Saturday, February 12, 2022

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Meet Me in the Margins by Melissa Ferguson (Review)

I’ve had a really great reading year up until now (having read 17 books by now - it’s February 12th as I am writing this).

I even tried reading the first chapter of three books to pick one or two tops out of them, but my choices were Remainder by Thomas McCarthy, The Couple at the Table by Sophie Hannah, and Ugly Love by Colleen Hoover.

One evening, I tried reading Ugly Love and it seemed quite interesting at first. But when I got to the moment (and I don’t think this is a spoiler since every romance reader wants the two main protagonists to end up together) where our girl feels attracted to Miles, a guy who not only grabbed her by the ankle the evening prior, but also tried to forcefully enter her and her brother’s apartment… I said that I am done.

I hate this trope of turning bad guys into good guys. Since when are women supposed to fall in love with their abusers (or even find them attractive)? Hello?

So that evening I was considering not reading anything more at all because I obviously DNF-ed Ugly Love (and at this point I don’t think I’m ever going to read anything by Colleen Hoover again).

But since I’m aggressively getting back into reading, I had asked for a couple of books on NetGalley and had the amazing surprise of having my request approved by Thomas Nelson for this novel – Meet Me in the Margins, by Melissa Ferguson.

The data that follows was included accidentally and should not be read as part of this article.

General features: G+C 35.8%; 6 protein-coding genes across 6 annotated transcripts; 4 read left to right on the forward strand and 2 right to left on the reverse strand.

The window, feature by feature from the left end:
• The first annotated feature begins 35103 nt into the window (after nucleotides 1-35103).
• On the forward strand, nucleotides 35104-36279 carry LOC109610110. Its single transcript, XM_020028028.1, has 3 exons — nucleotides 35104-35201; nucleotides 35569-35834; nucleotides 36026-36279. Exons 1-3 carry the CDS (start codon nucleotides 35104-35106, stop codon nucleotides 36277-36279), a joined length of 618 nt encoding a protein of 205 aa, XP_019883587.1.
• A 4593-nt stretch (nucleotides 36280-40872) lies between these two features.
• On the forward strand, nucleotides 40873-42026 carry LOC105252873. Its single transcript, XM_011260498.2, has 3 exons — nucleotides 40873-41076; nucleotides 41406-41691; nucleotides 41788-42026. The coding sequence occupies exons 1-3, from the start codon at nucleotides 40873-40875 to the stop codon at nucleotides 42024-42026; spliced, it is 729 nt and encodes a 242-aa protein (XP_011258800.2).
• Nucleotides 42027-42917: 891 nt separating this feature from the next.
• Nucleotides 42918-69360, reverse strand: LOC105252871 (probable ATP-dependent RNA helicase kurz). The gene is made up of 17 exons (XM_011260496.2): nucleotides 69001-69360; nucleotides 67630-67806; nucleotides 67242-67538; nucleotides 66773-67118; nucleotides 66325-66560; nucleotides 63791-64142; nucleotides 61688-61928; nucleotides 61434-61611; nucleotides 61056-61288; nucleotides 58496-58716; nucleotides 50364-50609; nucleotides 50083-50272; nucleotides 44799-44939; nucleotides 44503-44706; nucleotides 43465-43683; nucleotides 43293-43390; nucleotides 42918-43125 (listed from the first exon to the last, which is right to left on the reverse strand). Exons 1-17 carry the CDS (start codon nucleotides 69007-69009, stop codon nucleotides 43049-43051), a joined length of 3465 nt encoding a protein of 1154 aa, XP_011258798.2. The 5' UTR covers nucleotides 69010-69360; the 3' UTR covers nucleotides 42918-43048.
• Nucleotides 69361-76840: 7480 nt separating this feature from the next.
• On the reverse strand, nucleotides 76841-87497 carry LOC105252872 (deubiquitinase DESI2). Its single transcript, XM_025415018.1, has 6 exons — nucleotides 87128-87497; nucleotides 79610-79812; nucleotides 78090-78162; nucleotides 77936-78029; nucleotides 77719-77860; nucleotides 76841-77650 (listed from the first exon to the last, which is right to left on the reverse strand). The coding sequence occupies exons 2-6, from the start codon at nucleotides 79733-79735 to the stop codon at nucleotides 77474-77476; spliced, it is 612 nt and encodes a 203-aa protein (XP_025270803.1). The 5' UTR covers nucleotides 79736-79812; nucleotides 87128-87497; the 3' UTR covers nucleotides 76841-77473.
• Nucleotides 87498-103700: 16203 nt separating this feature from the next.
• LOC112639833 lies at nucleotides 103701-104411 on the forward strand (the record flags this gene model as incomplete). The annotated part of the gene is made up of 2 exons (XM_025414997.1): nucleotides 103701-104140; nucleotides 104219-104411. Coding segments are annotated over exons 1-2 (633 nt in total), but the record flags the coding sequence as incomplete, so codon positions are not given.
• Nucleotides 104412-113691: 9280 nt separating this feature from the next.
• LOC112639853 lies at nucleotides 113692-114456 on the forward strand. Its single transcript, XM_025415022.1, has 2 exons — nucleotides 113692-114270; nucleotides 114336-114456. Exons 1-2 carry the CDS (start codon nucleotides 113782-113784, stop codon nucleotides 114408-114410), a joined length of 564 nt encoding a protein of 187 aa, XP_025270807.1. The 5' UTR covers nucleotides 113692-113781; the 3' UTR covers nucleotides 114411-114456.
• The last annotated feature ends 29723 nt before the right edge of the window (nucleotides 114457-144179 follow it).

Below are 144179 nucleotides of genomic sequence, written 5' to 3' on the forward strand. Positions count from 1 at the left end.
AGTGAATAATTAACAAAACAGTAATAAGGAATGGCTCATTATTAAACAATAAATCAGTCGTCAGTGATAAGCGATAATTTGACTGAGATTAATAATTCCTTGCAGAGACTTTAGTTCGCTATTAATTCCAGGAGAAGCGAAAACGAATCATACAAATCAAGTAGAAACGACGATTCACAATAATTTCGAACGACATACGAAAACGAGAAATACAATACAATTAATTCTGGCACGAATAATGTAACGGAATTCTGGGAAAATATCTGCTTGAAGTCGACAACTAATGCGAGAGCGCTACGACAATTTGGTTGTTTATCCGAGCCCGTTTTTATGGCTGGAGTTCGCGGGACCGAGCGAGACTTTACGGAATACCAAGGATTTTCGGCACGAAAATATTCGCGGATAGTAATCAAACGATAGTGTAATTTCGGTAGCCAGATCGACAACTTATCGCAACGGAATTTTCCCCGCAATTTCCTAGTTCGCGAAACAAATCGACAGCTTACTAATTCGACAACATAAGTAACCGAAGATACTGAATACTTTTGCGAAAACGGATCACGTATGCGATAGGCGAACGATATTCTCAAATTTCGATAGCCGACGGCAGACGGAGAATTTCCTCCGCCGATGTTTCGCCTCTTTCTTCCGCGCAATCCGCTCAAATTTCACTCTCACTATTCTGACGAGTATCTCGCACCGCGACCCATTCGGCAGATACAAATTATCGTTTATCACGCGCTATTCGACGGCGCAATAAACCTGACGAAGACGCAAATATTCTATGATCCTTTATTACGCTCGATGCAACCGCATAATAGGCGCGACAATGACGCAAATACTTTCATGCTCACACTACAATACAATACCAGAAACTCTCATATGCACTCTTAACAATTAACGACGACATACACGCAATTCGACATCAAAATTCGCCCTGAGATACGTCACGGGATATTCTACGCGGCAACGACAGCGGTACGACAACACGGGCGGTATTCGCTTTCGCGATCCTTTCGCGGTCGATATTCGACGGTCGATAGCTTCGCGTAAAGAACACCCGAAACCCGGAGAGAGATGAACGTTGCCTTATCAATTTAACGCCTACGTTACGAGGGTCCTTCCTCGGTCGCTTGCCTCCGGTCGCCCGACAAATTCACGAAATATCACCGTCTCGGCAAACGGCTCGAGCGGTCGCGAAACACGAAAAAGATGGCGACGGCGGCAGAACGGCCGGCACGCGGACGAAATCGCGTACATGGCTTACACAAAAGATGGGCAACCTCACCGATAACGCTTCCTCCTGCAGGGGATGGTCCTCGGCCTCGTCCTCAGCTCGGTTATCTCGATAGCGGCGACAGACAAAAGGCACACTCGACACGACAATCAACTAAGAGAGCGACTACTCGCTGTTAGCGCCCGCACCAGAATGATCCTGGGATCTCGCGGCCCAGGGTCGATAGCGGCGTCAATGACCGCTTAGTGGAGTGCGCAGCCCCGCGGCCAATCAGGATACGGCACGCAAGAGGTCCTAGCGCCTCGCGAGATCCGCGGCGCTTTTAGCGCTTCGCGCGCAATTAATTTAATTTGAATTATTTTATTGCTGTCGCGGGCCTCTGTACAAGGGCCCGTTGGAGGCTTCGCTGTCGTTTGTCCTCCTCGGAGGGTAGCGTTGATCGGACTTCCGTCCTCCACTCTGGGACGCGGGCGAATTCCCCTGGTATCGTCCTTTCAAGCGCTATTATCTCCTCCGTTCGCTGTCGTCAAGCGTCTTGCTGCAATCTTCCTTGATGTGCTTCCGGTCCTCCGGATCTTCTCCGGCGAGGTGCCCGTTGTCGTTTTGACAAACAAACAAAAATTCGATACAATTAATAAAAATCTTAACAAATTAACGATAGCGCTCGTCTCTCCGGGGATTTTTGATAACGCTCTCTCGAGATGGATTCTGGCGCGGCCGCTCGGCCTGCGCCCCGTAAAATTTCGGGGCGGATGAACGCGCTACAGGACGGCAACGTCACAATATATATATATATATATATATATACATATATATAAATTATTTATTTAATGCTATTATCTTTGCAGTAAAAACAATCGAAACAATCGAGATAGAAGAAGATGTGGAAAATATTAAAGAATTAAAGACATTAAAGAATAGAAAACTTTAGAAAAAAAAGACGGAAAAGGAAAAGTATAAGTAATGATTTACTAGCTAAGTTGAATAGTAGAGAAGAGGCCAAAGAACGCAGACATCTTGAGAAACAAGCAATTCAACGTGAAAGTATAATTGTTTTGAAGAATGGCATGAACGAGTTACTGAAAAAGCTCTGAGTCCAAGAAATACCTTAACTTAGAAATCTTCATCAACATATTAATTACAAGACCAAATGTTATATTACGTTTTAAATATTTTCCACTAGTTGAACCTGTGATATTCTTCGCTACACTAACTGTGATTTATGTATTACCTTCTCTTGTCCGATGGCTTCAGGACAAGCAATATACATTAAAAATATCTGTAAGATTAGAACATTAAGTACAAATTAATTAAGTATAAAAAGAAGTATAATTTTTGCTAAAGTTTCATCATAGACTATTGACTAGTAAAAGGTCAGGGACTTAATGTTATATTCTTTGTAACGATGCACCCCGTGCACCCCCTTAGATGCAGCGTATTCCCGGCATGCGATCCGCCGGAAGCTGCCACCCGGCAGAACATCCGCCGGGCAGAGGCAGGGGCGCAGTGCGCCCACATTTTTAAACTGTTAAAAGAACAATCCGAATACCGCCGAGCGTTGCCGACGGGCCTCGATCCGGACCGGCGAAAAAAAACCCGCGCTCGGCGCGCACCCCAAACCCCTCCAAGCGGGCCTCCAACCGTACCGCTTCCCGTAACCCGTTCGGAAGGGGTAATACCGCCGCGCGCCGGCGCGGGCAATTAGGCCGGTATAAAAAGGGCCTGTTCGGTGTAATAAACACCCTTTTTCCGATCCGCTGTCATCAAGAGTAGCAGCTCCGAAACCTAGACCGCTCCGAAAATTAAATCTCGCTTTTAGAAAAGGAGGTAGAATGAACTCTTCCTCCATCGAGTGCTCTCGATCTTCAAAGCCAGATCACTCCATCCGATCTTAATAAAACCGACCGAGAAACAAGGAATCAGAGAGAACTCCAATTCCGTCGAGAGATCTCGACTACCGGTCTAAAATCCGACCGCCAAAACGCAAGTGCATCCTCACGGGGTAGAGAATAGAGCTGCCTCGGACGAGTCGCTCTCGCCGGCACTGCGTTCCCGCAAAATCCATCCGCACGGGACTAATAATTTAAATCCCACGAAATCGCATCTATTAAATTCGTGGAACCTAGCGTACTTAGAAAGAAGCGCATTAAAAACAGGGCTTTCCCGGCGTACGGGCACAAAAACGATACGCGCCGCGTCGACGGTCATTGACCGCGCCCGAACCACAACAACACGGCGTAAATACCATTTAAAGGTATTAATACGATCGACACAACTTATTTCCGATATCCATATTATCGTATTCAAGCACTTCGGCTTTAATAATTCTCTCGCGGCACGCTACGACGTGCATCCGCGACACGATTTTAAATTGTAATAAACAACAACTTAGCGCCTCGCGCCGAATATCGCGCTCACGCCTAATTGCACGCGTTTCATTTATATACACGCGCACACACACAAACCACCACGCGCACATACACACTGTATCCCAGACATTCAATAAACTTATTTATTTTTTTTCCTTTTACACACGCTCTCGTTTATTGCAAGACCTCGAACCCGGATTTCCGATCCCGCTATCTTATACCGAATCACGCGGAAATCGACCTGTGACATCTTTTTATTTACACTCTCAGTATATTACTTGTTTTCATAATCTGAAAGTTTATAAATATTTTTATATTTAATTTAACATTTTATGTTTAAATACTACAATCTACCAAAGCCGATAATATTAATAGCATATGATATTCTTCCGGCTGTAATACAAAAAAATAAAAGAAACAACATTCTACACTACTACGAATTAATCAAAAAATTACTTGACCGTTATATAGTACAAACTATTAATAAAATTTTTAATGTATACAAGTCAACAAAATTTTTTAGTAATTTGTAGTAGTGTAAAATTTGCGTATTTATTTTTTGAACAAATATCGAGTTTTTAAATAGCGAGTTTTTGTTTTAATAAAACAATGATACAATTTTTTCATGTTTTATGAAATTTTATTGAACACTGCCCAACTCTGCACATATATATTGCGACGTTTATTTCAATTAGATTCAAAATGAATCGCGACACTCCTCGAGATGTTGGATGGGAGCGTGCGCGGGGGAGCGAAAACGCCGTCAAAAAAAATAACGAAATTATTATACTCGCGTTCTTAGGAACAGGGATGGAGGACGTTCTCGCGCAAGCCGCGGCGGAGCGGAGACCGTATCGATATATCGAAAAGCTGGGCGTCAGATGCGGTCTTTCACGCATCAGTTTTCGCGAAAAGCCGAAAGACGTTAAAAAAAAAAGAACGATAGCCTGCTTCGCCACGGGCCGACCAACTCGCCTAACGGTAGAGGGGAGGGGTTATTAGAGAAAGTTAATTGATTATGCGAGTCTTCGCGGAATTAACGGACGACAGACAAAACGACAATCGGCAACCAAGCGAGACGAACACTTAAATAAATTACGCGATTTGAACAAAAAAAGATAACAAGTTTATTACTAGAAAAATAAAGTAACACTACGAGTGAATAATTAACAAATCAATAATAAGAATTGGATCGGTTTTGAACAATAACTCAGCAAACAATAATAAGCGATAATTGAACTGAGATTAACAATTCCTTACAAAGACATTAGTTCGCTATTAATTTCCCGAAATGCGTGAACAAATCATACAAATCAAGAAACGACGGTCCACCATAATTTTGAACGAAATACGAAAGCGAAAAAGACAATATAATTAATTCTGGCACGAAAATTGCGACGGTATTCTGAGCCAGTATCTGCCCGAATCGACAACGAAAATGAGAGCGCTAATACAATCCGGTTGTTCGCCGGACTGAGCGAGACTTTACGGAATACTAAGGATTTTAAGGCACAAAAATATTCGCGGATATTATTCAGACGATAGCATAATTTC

I finished it last night and I have to say…

Well! Now that is a great book and a great romance novel!

I’m not going to give any spoilers, but I will note here some of the things that I absolutely adored about this book. It actually had me squeaking out of excitement and joy a couple of times, which never happens to me.

Quick summary

Savannah Cade is an assistant editor at Pennington, a publishing house that mostly deals with non-fiction. She has written a romance novel and is looking to send it to an editor, but in a series of (mildly unfortunate and very, very funny) events, she ends up hiding it in a secret place in her work building.

When she comes back to retrieve it, she notices that a small part of the manuscript was edited by a mystery editor, who added comments to the margins of the pages… Who is the mystery editor and why are they helping her?

So, my favorite things about Meet Me in the Margins were the following:
  • The absence of steamy scenes

I read enough steamy scenes to last me a lifetime and I read so many books where they appear time and again that I now consider them an author’s cheap way of getting out of creating a unique story with unique characters.

I don’t have anything against sexual tension but when it’s too much and when it’s too straightforward, I feel like that’s pretty much everything the story is about.

And any author worth their salt should be aware of how much extra steaminess can ruin a story!